All Hail Rob Ford, Toronto’s 64th Mayor

Toronto has elected Rob Ford with 47% of the popular vote, a sign that Torontonians are angry at overspending in city hall. Ford has campaigned on ripping out streetcars, cutting city council in half, allowing garbage collection to be bid on by private companies, and scrapping taxes on dogs, cars and home sales.

“The grassroots are going to speak out today. They are fed up with the wasteful spending and we’re going to stop the gravy train,” says Ford.

But it won’t be easy. Ford won’t be getting council support for everything. That $60 vehicle registration tax will be history, and overspending in city offices will likewise be getting the axe. His biggest strength will be contracting out things like garbage collection, street cleaning and other things that will certainly be doable.

“The people of Toronto are united around the call for change,” Ford said on the night of October 25th. Just don’t expect him to fulfill all his promises and certainly not with any great speed.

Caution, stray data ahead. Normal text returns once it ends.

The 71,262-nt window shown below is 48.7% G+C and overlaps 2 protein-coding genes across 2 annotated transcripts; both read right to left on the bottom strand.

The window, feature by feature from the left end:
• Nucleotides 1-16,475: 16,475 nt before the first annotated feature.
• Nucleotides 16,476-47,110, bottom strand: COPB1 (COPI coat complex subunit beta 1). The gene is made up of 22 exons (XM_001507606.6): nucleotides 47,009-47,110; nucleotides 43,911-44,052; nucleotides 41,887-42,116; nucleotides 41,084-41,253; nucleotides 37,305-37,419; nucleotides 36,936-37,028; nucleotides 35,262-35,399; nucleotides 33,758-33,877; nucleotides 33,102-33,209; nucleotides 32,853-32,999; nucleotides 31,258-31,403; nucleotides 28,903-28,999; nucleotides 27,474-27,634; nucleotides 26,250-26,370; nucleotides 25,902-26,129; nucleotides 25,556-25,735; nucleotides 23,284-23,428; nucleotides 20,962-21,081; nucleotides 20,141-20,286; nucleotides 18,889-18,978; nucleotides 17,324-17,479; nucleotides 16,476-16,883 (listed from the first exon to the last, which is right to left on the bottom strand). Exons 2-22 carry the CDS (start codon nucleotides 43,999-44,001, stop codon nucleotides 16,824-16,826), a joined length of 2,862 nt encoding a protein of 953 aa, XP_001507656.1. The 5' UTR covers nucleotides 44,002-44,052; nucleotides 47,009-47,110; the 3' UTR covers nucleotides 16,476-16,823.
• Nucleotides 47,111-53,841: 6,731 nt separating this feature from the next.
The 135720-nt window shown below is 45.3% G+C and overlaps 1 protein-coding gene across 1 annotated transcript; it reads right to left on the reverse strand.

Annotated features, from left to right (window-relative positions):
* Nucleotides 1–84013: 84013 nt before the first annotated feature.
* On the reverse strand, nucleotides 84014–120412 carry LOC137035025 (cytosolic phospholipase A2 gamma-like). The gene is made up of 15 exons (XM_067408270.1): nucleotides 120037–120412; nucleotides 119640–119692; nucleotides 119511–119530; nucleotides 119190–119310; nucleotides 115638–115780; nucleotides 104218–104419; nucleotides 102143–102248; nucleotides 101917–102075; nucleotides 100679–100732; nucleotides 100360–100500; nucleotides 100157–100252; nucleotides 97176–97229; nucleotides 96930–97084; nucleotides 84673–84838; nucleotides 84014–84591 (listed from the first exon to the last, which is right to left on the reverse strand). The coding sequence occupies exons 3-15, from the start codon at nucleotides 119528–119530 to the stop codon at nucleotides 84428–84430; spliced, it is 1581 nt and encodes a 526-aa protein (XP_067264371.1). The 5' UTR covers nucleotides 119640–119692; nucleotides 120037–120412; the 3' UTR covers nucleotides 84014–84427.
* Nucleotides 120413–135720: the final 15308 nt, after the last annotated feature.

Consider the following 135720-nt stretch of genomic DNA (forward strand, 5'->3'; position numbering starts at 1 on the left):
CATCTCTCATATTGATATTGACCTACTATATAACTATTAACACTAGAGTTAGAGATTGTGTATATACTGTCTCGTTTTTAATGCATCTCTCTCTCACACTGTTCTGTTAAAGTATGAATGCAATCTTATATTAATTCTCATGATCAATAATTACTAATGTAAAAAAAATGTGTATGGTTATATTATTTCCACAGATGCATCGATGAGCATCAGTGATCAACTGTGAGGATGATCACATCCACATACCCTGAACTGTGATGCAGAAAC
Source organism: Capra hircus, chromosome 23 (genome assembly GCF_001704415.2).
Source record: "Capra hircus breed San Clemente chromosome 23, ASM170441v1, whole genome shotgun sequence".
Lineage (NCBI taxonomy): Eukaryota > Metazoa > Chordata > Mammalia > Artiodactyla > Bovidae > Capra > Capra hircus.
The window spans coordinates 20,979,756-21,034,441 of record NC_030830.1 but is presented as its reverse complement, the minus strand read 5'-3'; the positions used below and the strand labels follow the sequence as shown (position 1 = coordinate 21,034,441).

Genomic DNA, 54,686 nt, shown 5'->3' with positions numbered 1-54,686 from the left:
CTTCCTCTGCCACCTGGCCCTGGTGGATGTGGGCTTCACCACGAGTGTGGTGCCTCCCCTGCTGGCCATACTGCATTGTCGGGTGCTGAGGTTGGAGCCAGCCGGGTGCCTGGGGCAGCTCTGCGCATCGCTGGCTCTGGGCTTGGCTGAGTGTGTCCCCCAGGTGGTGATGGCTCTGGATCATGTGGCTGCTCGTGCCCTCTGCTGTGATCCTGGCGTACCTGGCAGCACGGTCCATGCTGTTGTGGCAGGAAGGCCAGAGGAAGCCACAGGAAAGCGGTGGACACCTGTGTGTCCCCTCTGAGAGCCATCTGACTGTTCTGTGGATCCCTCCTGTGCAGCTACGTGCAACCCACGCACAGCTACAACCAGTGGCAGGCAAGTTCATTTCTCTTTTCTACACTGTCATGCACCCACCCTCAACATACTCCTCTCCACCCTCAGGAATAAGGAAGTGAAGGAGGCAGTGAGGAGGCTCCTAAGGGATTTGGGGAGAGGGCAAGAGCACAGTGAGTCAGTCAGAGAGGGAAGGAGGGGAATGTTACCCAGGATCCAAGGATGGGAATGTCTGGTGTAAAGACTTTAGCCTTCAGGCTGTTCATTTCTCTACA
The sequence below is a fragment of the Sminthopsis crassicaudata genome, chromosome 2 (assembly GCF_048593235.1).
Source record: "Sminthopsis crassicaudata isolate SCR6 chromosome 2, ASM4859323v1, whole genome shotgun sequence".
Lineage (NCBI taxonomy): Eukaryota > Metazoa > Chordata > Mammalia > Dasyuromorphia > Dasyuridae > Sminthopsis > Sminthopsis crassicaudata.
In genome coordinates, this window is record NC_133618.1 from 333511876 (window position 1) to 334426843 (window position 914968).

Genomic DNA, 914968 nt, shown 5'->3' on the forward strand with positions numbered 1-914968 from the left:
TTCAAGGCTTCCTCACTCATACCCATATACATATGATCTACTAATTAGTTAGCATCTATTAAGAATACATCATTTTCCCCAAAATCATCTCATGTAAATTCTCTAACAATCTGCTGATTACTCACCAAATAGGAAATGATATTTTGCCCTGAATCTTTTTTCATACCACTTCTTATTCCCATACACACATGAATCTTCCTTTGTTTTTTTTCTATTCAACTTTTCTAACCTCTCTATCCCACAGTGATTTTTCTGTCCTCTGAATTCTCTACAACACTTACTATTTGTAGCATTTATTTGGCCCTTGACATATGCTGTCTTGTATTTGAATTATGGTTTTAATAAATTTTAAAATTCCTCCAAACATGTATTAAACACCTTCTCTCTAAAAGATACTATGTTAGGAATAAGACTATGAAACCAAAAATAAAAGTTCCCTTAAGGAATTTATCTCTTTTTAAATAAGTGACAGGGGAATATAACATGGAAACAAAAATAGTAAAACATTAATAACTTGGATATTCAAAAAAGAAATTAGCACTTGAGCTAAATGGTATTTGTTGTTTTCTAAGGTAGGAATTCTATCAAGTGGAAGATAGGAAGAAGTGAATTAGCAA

Ford also plans to hire 100 more front line police officers, including 30 just for schools; graffiti will be removed from public places; traffic signals “may” become synchronized; curbs will be colour coded so people know where it is safe to park; subways will be fast-tracked, pending provincial approval; more express buses will be added; the municipal land transfer tax will be gone by 2012; property taxes will be kept in line with inflation; and no more TTC strikes will be permitted on short notice.

Rob Ford describes himself as a “fiscal conservative and social liberal”, but the emphasis is really on fiscal conservatism in his goal to cut back on “back room deals.”

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